San Pedro in northern Chile’s Atacama Desert has evolved from a small village into a pit stop for buses of name-tagged tourists and salt-crusted travelers from Bolivia. Its dusty streets belie the fact that San Pedro has hotels that somehow manage to charge US$ 100 for rooms without room service, and bars and restaurants where a highball can set you back US$ 10.It’s not what you expect from a small town in one of the driest regions on the planet, two hours from the nearest bank machine. San Pedro, however, is the base to explore the majestic Valley of the Moon and the explosive desert geysers. The more adventurous can try one of the region’s popular sports — sliding down a dune with a plank of wood strapped to your feet.
I imagined sandboarding would be much like snowboarding, except hotter and without layers of Gore-Tex. Actually, I’m told it’s closer to surfing, but I wouldn’t know because I spent too much time falling like a chicken dropped out of an airplane. Mind you, that does sum up my surfing experience.
I had arranged my trip with Atacama Expeditions, whose Brazilian guide, David, was a professional sandboarder seeking sponsorship to compete in the United States. He didn’t speak much English, but his skin was deeply tanned, he could do cool back flips, and he managed to pick up some girls from another group on the dunes, thereby displaying all the attributes one looks for in a ski, snow or sandboard instructor.
The shuttle bus dropped us off in a part of the Atacama dramatically named Death Valley, primarily because nothing lives out there, but also because it sounds great for the tourists (the Valley of the Moon had been named as recently as the 1970s, after someone saw footage of the lunar landing and saw the similarities). The boards resembled shorter snowboards, with Velcro straps to secure your feet, and blunt rounded edges. Although the pros go barefoot, we were advised to wear low-cut shoes to avoid any injuries when falling, which apparently we’d be doing a lot of.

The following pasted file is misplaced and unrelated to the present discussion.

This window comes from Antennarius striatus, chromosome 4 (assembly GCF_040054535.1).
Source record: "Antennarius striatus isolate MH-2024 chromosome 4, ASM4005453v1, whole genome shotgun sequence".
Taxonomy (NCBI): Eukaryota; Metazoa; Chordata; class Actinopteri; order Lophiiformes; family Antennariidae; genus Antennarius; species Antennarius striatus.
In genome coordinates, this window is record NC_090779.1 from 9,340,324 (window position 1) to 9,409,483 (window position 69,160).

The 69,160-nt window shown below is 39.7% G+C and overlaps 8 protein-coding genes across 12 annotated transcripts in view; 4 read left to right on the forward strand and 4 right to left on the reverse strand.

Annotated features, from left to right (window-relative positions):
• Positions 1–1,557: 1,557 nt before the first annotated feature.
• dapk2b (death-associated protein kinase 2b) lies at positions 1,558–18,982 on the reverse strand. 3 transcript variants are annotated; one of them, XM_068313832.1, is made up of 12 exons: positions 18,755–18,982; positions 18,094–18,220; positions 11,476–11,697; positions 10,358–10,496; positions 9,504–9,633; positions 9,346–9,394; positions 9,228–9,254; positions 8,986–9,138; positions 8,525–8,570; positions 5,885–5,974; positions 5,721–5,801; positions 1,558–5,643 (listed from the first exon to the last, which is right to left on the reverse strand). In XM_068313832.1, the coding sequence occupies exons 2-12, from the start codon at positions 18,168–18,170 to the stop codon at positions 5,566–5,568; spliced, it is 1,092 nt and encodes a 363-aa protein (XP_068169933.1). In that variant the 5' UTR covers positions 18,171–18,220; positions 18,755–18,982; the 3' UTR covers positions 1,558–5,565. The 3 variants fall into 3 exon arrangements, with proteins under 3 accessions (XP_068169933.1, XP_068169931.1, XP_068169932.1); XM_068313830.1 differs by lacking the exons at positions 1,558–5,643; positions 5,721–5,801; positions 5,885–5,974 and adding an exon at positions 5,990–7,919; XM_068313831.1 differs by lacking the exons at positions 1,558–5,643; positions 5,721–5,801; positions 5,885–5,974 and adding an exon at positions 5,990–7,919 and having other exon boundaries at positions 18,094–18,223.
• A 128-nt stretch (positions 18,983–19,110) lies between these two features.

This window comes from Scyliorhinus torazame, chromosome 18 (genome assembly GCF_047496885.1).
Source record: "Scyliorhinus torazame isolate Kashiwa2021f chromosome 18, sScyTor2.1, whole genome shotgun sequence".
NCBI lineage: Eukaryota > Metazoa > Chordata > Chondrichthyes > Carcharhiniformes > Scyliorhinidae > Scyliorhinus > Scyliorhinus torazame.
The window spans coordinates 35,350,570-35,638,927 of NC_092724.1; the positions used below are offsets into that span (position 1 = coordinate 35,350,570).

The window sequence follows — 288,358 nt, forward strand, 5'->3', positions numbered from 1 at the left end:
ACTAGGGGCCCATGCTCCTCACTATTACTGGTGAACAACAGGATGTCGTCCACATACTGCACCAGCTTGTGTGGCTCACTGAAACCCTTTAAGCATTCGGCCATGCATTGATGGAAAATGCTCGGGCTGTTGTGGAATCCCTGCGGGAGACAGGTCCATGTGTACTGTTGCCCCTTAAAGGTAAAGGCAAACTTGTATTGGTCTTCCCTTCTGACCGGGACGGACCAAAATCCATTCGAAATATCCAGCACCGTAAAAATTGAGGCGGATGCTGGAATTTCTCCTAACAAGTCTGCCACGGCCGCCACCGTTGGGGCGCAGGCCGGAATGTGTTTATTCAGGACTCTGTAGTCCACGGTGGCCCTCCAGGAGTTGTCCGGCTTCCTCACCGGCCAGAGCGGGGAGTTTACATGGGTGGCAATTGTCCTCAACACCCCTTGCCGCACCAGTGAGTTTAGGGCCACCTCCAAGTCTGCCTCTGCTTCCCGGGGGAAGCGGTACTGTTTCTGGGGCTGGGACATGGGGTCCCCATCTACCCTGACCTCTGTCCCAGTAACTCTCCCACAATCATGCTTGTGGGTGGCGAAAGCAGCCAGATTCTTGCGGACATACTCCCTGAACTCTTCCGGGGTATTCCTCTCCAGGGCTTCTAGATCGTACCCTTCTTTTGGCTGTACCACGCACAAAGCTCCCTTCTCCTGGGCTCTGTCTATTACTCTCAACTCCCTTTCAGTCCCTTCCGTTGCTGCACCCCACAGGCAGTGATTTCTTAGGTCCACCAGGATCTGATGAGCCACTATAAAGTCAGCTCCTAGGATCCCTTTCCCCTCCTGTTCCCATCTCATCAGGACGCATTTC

I quickly learned the first and most important lesson of sandboarding, that is, in order to come down, you have to walk up. It was still early in the morning, but my factor 30 sunblock was already out as we walked up towards a rocky ridge. Ten minutes later, the full beauty of Death Valley lay before us: the dunes rolling to the valley floor while the perfect cone of a volcano loomed in the distance. The biggest victims of Death Valley are apparently cameras, which fall prey to the super fine red dust that blows in the wind. Yet, it is hard not to try to capture the vast beauty and sheer desolation of the place.
We walked along the ridge, the sun heating up by the minute, until David decided where to hop off onto the dune. The ensuing lesson proceeded thus: wax your board with a broken candle, strap your feet in, stand up, lean back, and go forward. Leaning back is the biggest reason why sandboarding is compared to surfing as opposed to snowboarding, as is the constant waxing.